Inside, the place is....wait for it....wait for it.....AWESOME! They had a nicely appointed little lounge like waiting area and a helpful staff that talked us through the whole experience. The deal was, you would order your food and beverage ahead of time, and they would deliver it to you before the movie. After the movie started, you could go back outside to get more stuff if you wanted, but they would not interrupt the movie by coming in. Inside the theatre itself, you sat in large, comfortable chairs equipped with holders and table trays to hold your goodies.

And I do mean GOODIES. The menu consisted of an eclectic mix of items such as spanish potato quish and spicy tuna role that you could eat like a sandwich. The final deal sealer was that The Fault in Our Stars was playing. Both J and I have wanted to see that movie since it came out. We were sold.
 So J bought the tickets and we dedicated two hours of our precious day in experiencing a Queen Elizabeth II style movie "boat ride".
It was FABULOUS. (yes I know, I just made "awesome" jealous)
My favorite gastronomic delight of the event was there cucumber elixir thingy. I'm calling it that because I don't remember the exact name. But it was primarily made of cucumber and something red. It as delicious and non-alcoholic of course.

So why did I title this entry The Holocaust, Cancer and the Art of Listening. Ready for the connection?  Here goes!

Let's start with listening. REAL listening, not the surface stuff. I think there are maybe three people in the world that are EXCELLENT listeners. The rest of us have to work on it,...EVERY DAY. Enough proselytizing...back to the movie.

That day both J and I WERE listening...not just to the surface criticism..."You went to Portland to SEE A MOVIE???" but to something else....we LOVE John Green, we LOVE sushi, we LOVE cucumber....oh hell, we came all the way to Portland to see A MOVIE!!!!!!!!

It was one of the most pleasurable and I dare say even romantic experiences of our collective J&G life. That's the listening part.

The Holocaust and Cancer part deal with the movie itself. Don't worry, I will not be spoiling the movie for you. If you didn't already know that The Fault in Our Stars deals with teens who have terminal cancer, I haven't ruined a thing for you. 

There were many memorable images from this movie however, two powerful ones that hit directly home for me were a quote from Anne Frank and another one which the lead character spoke. No plot giveaways here, just the quotes.

First Anne Frank:
I long to ride a bike, dance, whistle, look at the world, feel young and know that I'm free.” - Anne Frank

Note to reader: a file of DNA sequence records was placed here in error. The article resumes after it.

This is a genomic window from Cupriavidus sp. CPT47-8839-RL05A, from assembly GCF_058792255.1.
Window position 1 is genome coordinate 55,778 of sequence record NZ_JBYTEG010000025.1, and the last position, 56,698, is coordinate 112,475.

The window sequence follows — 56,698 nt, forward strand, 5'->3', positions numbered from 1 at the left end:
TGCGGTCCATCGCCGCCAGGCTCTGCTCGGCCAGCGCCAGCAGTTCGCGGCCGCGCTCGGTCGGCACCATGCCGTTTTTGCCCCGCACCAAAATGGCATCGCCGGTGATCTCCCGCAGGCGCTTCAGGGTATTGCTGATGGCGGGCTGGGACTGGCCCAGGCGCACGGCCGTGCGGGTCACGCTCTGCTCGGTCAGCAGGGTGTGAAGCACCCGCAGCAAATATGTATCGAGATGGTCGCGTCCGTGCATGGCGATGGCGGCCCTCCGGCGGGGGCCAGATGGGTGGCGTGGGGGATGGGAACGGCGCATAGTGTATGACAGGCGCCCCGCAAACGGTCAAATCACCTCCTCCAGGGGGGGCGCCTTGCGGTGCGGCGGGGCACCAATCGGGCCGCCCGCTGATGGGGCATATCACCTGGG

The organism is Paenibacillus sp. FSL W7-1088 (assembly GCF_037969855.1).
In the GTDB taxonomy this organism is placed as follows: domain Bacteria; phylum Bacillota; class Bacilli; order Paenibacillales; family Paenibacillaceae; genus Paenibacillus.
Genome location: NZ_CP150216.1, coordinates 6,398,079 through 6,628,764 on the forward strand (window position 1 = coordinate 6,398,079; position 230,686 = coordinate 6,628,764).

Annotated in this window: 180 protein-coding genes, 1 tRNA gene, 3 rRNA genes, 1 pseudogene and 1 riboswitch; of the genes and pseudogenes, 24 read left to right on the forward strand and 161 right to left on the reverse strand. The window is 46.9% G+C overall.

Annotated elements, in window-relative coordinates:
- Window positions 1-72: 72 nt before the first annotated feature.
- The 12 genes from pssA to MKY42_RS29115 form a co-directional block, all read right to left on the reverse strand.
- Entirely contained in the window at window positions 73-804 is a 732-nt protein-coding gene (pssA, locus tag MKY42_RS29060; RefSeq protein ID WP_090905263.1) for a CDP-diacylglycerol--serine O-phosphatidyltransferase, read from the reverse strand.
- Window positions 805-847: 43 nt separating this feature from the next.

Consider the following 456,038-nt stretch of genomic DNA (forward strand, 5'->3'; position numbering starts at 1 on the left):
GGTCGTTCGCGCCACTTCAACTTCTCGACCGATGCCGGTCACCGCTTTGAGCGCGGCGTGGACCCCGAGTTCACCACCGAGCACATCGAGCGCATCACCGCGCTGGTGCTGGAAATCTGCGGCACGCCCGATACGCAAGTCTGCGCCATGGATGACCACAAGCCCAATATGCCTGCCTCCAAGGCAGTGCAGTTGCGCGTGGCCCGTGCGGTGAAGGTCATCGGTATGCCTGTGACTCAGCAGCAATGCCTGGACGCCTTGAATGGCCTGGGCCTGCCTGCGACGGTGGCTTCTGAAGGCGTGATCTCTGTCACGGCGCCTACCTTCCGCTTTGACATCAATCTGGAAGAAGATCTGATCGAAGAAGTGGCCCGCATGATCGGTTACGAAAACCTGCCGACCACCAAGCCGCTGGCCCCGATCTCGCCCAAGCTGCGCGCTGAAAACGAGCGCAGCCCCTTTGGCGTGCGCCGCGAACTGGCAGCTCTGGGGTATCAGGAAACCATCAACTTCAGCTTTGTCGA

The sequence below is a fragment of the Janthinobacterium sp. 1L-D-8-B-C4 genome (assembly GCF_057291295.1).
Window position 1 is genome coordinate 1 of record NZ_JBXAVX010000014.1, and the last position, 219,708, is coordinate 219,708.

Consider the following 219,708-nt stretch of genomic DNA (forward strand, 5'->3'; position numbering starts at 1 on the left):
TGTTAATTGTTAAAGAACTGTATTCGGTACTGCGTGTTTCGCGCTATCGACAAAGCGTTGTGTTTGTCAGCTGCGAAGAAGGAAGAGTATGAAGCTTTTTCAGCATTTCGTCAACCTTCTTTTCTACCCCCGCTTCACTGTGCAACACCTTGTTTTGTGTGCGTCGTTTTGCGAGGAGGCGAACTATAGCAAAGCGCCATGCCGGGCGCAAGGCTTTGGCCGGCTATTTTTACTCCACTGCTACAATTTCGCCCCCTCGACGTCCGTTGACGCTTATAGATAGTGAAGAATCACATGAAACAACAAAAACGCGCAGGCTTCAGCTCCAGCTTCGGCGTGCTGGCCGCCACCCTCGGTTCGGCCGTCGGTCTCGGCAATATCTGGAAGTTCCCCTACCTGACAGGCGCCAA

As you know, I've had multiple answers to the question, "What are you riding for?". Ms. Frank has given me yet another.  "I ride to experience the miracle of life to its fullest. To take advantage of this gift, so that I may NEVER take it for granted. I ride because I CAN and to honor those who would love to...but can't. That's why I ride."

Next a portion of a speech by the lead character:

I cannot tell you how thankful I am for our little infinity. I wouldn't trade it for the world. You gave me a forever within the numbered days, and I'm grateful.”  John Green The Fault In Our Stars

This quote, as with all well spoken thoughts on love made me think of J and our life together. Life with her has made time infinitely precious to me, and I am grateful for each numbered day.

So an afternoon at the movies in Portland gave me a wealth of memories that I will now cherish forever.

But the memories did not end there. After the movie we decided to stop by Powel's Used Book store for literary desert. Not LITERAL desert. We'd already had our doughnuts and sushi. We wanted something to finish off the wonderful main course which John Green had provided. Powell's had just the right thing for any literary taste. For me it was three books on cycling to top off the heavy after taste which The Fault in Our Stars had left. Don't get me wrong, I loved the movie. But afterward I needed a lighthearted manual on "50 cycling trails in Portland" as an emotional aperitif.

On the way out, I noticed a new word on the wall which finally captured that "feeling" that I always got whenever I walked into a Barnes and Noble, or pretty much ANY book store. I always thought that the "feeling" was attributed to the fact that being around so many books simply made me FEEL smart. I mean it! I swear that I can FEEL my I.Q. go up two or three notches just be being AROUND books. I don't even have to READ them! But apparently, I was wrong. I was being duped into that feeling by a condition called "smellbound". You can read the definition of smellbound below.

That night, we settled into the peaceful slumber of a coupe who did not go to bed particularly early, and did not have to get up particularly early. We felt as if, for the first time all summer, we were truly on VACATION. It was a delightful sleep.

And thus ended Day 1 of Riding WITH the wind...